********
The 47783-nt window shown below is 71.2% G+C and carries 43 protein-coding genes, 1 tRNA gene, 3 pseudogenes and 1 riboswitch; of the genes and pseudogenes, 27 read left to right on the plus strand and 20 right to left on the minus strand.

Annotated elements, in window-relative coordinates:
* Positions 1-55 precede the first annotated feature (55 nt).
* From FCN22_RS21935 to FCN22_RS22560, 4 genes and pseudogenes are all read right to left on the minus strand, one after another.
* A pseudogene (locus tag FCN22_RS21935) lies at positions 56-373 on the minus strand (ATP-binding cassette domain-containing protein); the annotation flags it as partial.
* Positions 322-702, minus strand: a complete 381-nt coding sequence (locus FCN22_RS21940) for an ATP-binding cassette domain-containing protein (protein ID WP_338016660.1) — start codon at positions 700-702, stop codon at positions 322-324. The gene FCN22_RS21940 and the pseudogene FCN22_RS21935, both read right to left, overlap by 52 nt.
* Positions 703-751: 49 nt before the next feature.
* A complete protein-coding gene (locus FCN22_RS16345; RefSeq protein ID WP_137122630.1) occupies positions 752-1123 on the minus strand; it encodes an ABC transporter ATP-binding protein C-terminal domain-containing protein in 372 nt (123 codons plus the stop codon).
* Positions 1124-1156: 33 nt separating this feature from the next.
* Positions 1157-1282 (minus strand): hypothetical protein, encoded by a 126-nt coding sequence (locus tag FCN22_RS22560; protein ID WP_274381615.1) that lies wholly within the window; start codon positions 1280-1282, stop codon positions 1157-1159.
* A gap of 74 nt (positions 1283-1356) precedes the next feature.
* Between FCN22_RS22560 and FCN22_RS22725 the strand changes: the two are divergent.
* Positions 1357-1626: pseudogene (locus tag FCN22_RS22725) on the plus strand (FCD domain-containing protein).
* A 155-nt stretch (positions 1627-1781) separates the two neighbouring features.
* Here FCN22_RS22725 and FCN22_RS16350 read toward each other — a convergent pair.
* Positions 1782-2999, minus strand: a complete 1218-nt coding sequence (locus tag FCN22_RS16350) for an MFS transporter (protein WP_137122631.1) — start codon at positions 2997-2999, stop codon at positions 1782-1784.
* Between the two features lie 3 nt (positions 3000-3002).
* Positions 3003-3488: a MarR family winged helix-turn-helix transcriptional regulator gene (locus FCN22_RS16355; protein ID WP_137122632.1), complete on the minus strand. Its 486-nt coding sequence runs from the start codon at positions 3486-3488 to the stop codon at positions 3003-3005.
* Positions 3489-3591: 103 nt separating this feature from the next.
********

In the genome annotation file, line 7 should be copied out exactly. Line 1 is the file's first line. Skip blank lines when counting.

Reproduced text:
* Positions 703-751: 49 nt before the next feature.